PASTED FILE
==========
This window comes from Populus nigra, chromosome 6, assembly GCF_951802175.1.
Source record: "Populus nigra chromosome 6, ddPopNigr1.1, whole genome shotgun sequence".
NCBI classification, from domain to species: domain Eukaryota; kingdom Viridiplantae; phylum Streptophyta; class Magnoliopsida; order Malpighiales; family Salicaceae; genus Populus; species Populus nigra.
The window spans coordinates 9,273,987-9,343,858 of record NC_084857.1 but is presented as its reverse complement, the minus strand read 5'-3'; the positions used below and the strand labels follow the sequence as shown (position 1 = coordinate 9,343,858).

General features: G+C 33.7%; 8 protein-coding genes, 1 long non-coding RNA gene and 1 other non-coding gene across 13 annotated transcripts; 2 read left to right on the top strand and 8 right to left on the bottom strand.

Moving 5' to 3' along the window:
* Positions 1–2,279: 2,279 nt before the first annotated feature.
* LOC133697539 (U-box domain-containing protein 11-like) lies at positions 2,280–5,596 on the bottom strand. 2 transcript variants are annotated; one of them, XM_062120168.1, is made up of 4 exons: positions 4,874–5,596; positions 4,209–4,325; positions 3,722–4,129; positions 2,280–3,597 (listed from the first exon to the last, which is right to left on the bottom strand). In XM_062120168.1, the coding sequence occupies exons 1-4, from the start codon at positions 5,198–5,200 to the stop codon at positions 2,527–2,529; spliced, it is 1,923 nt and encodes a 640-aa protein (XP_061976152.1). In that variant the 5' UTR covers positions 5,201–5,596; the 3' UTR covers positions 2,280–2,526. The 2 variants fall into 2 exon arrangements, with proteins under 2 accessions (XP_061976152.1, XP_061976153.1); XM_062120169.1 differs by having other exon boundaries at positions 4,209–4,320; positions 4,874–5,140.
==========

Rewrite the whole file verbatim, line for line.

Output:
This window comes from Populus nigra, chromosome 6, assembly GCF_951802175.1.
Source record: "Populus nigra chromosome 6, ddPopNigr1.1, whole genome shotgun sequence".
NCBI classification, from domain to species: domain Eukaryota; kingdom Viridiplantae; phylum Streptophyta; class Magnoliopsida; order Malpighiales; family Salicaceae; genus Populus; species Populus nigra.
The window spans coordinates 9,273,987-9,343,858 of record NC_084857.1 but is presented as its reverse complement, the minus strand read 5'-3'; the positions used below and the strand labels follow the sequence as shown (position 1 = coordinate 9,343,858).

General features: G+C 33.7%; 8 protein-coding genes, 1 long non-coding RNA gene and 1 other non-coding gene across 13 annotated transcripts; 2 read left to right on the top strand and 8 right to left on the bottom strand.

Moving 5' to 3' along the window:
* Positions 1–2,279: 2,279 nt before the first annotated feature.
* LOC133697539 (U-box domain-containing protein 11-like) lies at positions 2,280–5,596 on the bottom strand. 2 transcript variants are annotated; one of them, XM_062120168.1, is made up of 4 exons: positions 4,874–5,596; positions 4,209–4,325; positions 3,722–4,129; positions 2,280–3,597 (listed from the first exon to the last, which is right to left on the bottom strand). In XM_062120168.1, the coding sequence occupies exons 1-4, from the start codon at positions 5,198–5,200 to the stop codon at positions 2,527–2,529; spliced, it is 1,923 nt and encodes a 640-aa protein (XP_061976152.1). In that variant the 5' UTR covers positions 5,201–5,596; the 3' UTR covers positions 2,280–2,526. The 2 variants fall into 2 exon arrangements, with proteins under 2 accessions (XP_061976152.1, XP_061976153.1); XM_062120169.1 differs by having other exon boundaries at positions 4,209–4,320; positions 4,874–5,140.